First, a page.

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Grand Forks’ Bruce Gjovig, off COVID ventilator, looks to recovery

“I’m very fortunate to be alive,” he said.

Bruce Gjovig.jpg
Bruce Gjovig
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GRAND FORKS — After a long hospitalization with COVID, Bruce Gjovig — a longtime political and business figure in Grand Forks — is awake, talking and giving interviews again.

But most important: he’s still alive, something he attributes to the praying support of the community. In recent weeks, he said, he’s been overwhelmed by the support he’s received from well-wishers — “even the Democrats,” the conservative said, noting that community leaders of all stripes have expressed hope for a speedy recovery.

“I’m not exactly excited about sharing private health matters,” he said. “But I feel a little bit of an obligation with people praying and being so helpful.”

Gjovig first developed viral symptoms in mid-November after returning from a visit to the Washington, D.C., area, he said in an interview this week. He tested positive for COVID and checked himself into Altru Hospital within days of his return. Not long after, he was placed on a ventilator for 12 days.

Gjovig’s case is a remarkable one in that he survived his ventilator support. One of his most notable memories from his hospitalization is of a dim prognosis.

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“The doctor was examining me, and I heard him say, ‘We need to be prepared to call the next of kin.’ And my response was, this is it? And I have to be honest with you: my fight kicked in.”

But by mid-December, he said, he had been moved to his current location at a transition care facility in Grand Forks, where he’s receiving occupational and physical therapy to regain his strength. His most optimistic recovery estimate, he said, has him returning to a more normal everyday life within several weeks.

“The progress I’ve made so far says I might be able to make that,” he said. “But it’s not a guarantee.”

Gjovig is well known as a conservative voice in Grand Forks politics, as a civilian liaison with the Air Force and as the former leader of UND’s Center for Innovation. He says he is “all for” vaccines, though he has often shared criticism of a federal vaccine mandate on social media and has at least once shared information questioning the vaccines’ safety.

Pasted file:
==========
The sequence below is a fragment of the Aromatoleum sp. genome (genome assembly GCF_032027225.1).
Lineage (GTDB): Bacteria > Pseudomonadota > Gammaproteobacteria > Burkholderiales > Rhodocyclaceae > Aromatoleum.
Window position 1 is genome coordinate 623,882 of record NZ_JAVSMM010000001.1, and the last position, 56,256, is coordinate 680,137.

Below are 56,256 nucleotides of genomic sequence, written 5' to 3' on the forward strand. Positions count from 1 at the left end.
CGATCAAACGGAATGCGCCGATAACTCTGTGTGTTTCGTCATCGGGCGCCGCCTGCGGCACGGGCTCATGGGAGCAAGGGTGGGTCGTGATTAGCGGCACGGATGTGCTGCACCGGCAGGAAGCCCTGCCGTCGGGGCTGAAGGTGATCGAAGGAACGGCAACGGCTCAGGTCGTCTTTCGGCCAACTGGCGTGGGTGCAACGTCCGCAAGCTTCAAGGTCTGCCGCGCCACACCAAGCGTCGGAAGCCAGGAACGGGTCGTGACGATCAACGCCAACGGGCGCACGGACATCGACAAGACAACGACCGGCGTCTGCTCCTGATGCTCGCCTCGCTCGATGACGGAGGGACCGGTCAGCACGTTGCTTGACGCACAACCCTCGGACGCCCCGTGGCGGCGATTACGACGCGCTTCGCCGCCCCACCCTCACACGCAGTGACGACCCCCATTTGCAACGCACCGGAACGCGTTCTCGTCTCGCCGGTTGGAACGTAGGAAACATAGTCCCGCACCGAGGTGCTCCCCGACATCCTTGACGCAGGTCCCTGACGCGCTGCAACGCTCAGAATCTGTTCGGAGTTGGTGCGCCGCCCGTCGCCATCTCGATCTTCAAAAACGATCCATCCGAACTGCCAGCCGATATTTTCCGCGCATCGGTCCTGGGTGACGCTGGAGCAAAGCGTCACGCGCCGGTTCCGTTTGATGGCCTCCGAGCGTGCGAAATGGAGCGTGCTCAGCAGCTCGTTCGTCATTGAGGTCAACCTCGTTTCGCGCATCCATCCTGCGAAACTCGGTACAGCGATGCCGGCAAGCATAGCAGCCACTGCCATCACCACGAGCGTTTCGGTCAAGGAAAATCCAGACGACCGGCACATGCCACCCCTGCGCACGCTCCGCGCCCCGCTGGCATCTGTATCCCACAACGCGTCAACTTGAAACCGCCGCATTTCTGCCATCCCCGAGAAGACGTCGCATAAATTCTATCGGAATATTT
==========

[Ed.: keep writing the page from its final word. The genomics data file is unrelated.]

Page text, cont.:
Gjovig said he had not been vaccinated against COVID prior to contracting the virus in November, though he felt that a previous, more mild case had granted him a degree of immunity. Since his hospitalization, he said he has received a “booster" shot and said he’s receptive to more COVID vaccinations in the future.

But medical experts stress that natural immunity is not strong as a vaccine, which those experts say is still one of the best ways for Americans to protect themselves from the virus. Johns Hopkins University medical officials note that immunity from a mild case of COVID might not grant “strong natural immunity,” and the CDC noted in October that a vaccination after a COVID infection can reduce risk even more.

So how is Gjovig doing now?

“There are two answers to that,” he said. “When I’m sitting or lying down, I’m like the old Bruce Gjovig. I’m feeling good, no pains, no aches, my mind is clear, everything is good. So that’s the good news. But when I exert any effort, I get winded very easily. COVID did a number on my lungs. Getting respiratory therapy and getting my wind back, my breathing back, is the most important part of my recovery,”

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RELATED: COVID hospitalizes Bruce Gjovig, longtime Grand Forks business and political figure

Gjovig acknowledged that his chances of ever making it off a ventilator were slim — 10%, he said.

“I’m very fortunate to be alive,” he said. “Very fortunate.

Related Topics: CORONAVIRUS
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